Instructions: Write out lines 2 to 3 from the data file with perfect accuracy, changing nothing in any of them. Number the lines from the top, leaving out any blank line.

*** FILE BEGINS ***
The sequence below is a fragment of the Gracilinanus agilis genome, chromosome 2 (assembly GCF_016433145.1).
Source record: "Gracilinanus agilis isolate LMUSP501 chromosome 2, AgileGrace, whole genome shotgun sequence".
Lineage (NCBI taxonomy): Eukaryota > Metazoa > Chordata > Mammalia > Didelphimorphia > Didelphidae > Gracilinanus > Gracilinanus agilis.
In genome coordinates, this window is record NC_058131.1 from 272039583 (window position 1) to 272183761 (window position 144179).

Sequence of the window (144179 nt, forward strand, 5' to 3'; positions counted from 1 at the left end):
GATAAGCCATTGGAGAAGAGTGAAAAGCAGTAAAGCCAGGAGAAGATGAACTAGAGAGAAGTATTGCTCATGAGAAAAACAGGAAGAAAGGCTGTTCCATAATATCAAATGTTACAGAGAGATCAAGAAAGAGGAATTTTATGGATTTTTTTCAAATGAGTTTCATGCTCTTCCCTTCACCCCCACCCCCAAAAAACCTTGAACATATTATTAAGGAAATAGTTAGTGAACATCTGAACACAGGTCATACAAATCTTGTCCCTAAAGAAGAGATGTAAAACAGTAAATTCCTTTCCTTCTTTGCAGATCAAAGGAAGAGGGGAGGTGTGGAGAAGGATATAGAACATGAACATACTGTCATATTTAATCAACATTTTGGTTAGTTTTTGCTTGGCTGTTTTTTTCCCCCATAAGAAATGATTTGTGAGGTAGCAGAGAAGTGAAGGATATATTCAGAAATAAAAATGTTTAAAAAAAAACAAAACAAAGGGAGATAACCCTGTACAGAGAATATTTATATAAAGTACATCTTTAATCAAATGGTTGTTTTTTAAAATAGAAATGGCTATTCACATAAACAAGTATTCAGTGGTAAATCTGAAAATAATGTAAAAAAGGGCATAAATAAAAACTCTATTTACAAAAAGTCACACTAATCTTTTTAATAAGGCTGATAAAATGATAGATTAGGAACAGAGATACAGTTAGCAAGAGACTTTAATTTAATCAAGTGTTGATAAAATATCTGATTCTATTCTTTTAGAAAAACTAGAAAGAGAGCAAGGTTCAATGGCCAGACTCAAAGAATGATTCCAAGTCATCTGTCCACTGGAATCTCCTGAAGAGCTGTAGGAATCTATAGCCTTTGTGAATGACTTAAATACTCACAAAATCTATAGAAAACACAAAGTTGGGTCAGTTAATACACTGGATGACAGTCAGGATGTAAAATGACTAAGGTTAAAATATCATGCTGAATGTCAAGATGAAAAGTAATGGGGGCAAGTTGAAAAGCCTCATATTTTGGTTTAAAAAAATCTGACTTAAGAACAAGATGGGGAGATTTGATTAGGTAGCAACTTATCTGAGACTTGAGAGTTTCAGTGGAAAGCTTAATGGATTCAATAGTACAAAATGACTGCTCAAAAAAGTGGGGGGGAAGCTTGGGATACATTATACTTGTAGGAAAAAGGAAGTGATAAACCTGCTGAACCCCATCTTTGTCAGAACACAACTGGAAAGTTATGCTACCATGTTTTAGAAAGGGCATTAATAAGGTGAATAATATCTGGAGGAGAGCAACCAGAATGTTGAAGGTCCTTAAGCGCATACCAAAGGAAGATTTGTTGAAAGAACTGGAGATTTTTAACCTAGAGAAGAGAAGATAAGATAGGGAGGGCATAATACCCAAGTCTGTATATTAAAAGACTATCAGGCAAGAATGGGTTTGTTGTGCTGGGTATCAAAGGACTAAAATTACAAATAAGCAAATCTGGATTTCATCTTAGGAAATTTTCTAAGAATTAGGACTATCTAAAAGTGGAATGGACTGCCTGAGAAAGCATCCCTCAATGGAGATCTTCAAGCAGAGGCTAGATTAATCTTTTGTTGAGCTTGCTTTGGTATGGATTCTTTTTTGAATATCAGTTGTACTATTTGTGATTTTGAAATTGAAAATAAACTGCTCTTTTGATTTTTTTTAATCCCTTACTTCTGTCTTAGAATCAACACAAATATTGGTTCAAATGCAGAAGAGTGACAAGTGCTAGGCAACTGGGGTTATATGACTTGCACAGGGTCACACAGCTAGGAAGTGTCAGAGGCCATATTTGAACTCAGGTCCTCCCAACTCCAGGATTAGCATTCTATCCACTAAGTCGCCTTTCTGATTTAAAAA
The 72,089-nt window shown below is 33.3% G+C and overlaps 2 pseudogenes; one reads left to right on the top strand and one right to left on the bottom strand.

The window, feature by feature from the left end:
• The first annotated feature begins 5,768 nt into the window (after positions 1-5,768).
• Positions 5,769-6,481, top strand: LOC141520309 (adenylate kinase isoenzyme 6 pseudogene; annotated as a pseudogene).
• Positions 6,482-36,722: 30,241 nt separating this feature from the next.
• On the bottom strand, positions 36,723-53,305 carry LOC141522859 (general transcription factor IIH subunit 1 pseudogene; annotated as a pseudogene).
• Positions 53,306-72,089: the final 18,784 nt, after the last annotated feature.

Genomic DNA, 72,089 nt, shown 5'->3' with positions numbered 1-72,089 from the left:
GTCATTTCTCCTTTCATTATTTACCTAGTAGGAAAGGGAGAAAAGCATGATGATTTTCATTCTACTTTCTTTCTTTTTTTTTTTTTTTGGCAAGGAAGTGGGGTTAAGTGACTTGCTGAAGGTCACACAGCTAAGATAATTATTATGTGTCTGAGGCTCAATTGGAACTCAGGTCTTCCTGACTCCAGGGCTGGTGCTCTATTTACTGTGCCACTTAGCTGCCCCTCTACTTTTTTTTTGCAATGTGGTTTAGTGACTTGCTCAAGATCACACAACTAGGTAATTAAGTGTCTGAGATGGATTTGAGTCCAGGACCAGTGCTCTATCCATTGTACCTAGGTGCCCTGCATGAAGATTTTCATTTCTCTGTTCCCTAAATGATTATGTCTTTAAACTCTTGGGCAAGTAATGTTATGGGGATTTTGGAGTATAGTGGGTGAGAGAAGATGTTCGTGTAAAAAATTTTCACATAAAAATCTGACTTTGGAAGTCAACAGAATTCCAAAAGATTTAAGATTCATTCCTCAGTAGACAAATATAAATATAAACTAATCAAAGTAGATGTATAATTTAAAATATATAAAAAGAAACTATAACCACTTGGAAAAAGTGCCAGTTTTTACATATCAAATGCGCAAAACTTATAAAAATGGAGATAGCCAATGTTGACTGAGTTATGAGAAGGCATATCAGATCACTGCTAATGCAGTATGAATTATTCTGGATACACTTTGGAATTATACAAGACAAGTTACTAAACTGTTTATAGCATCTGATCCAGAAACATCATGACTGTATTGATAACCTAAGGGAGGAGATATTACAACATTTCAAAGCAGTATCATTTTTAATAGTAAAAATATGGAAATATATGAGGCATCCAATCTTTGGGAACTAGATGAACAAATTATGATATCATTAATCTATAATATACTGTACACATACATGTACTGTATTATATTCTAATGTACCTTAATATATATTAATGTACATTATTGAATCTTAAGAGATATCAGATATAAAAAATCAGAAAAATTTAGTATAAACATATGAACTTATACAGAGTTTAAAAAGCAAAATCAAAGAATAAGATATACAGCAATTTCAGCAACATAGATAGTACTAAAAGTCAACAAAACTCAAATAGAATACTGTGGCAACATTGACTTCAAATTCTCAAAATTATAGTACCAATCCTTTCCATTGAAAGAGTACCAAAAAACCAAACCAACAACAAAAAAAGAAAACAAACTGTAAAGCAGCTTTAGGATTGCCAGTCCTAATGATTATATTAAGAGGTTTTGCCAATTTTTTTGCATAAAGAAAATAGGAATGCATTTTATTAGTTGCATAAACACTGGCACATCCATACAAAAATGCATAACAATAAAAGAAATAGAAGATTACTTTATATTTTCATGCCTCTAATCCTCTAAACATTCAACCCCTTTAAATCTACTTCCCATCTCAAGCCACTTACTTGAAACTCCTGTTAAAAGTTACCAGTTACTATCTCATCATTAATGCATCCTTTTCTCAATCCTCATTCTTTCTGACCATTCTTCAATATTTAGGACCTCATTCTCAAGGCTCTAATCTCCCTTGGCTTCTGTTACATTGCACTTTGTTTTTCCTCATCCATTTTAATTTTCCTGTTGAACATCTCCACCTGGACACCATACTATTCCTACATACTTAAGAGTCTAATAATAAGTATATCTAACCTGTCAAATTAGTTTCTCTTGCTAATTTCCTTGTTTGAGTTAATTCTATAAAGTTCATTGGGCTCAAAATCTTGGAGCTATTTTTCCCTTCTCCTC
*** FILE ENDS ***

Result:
Source record: "Gracilinanus agilis isolate LMUSP501 chromosome 2, AgileGrace, whole genome shotgun sequence".
Lineage (NCBI taxonomy): Eukaryota > Metazoa > Chordata > Mammalia > Didelphimorphia > Didelphidae > Gracilinanus > Gracilinanus agilis.